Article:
This experience was truly amazing and I was very thankful to be able to experience the wine, food and hospitality offered by these three local businesses. I was also very impressed with the wine and I highly recommend trying it. 

Hermit Woods Winery is now open for the season. Visit them weekends from 11 a.m. until 5 p.m. until July and August, when they will also be open Wednesday through Friday from 1-5 p.m. 

Saturday, May 18, 2013

Taco Tour...Better Late than Never!

I am a little (okay very) late on this post, but I wanted to make sure I shared some information about the Hippo de Mayo Taco Tour for anyone who is unfamiliar with it. As a columnist for The Hippo, I have been invited to be a Taco Tour judge two years in a row. It's a great event, lovingly named the "world's largest taco tour," and a great event for Manchester. Restaurants gain awareness and overall, it's really fun! 

Here's how it works: Manchester restaurants come up with a taco recipe and a charity of choice. Taco tourists take a map and head out around the city enjoying $2 tacos. There is a judges' choice and a taco tourist vote at the end of the night. Both winners earn money for their charity of choice.

As a judge, I get to ride around in a limo all night and sample tacos. This year, I sampled more than 38 tacos (just a small bite)! While some restaurants unfortunately ran out of tacos before we arrived, others had multiple taco offerings-so overall our team of judges had our fill of tacos for the night.

Some of my personal favorites this year were Ben and Jerry's Mexicone Dream Taco, Baked's Baked Cake Taco, Margarita's Taco del Mar, Red Arrow Diner's Buffalo Chicken Taco and Gyro Spot's Opa Taco. Of course, there were a few tacos I wish I never tried. But we won't get into those. 

The judge's choice this year was Gyro Spot's Opa Taco. Even though I don't usually eat pork, this taco was pretty tasty, complete with French fries. 

If you live near Manchester and have never been to this event (this year was the third annual), mark your calendar for next year. It always falls around Cinco de Mayo and it's a great time! Information available here.


Wednesday, May 8, 2013

Where's the Wine?

Lime wine from Coffin Cellars for Cinco de Mayo 
Anyone who knows me knows that wine is one of my favorite things, but not just to drink. For me, wine is an experience. It's learning about the winemaker and the grapes, how and why it was made, figuring out its "story." It's the reason I write a column in the Hippo every week. I enjoying learning something new and helping others learn too. I am definitely not an expert; there is so much to learn, but it's been a very fun process.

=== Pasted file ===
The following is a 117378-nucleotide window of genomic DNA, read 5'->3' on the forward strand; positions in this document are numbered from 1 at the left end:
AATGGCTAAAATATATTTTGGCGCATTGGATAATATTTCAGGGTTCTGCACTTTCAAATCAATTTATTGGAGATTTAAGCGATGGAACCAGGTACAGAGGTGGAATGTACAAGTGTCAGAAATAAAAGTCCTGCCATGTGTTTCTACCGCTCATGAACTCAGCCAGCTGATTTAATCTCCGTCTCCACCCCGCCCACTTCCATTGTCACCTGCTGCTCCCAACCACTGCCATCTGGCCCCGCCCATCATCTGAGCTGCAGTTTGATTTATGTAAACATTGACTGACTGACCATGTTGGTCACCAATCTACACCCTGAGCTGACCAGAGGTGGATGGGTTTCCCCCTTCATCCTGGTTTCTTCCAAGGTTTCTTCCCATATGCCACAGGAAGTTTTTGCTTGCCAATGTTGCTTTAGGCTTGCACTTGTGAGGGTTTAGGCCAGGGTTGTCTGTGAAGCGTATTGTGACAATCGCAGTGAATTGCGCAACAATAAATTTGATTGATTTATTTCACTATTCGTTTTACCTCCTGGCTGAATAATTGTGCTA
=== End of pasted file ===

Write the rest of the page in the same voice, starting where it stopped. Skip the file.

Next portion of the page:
I have a very special place in my heart for New Hampshire wineries and I really enjoy visiting them. For a small state, New Hampshire has a good amount (I think the last count was 33?). I hope to visit all of them in the state at some point. I am making great progress but there are new ones opening up each year. 

So why aren't there any wine posts yet, you may ask?

There are plenty of wineries that stay open year-round and then there are some that open after Memorial Day. That is when I will really start to make my rounds. For now, visit the NH Winery Association's website for listings and locations. 

Friday, May 3, 2013

Shaking Down with the M/S Mount Washington

Getting ready to board the ship. This couple wanted to be first in line.
 I love my job, but some days I really, really love it and am extra thankful for days spent out of the office doing something fun. Because the PR agency I work for also works with the M/S Mount Washington, I had the opportunity to go on the vessel's annual Shakedown Cruise on Lake Winnipesaukee. This marks the beginning of the ship's season, when it has been cleared by the fire marshal for safety and all permits have been obtained for it to set sail. 

I always enjoy going out on the Mount, but the weather the day of the Shakedown Cruise was especially perfect-warm and sunny. It was a perfect day to be on the lake. I attended a prom on it in high school; a booze cruise in college; some casino nights for my dad's old company and a Captain's Cruise when I worked as a newspaper reporter. 

One of the highlights of the Shakedown Cruise is being able to go up into the Captain's Quarters, meet the Mount's great staff and have the opportunity to "steer" the ship. 

The Mount has changed over the years. The original S.S Mount Washington ship burned in a dock fire in 1939. Though attempts were made to free the ship, it was stuck in the shallow mud of the bay and was burned along with the boardwalk and railroad station. A new ship from Vermont, which happened to be for sale at the time, was brought in from Lake Champlain. The ship was 203 feet long and constructed of iron. The ship was sent in pieces from Vermont to Lakeport, where it was reassembled. 

Great view!!!
The ship has seen many changes over the years. Twin diesel engines were added in 1946 and its length was extended 25 feet in 1982. It was after both of these changes that it would become the M.S. Mount Washington it is today. It holds up to 1,250 passengers and is a true gem of the Lakes Region. It's very own Captain Jim is also well-known in the community for his dedication to tourism and his community. 

I am looking forward to getting back out on the water this summer for another cruise. Check out the Mount's schedule here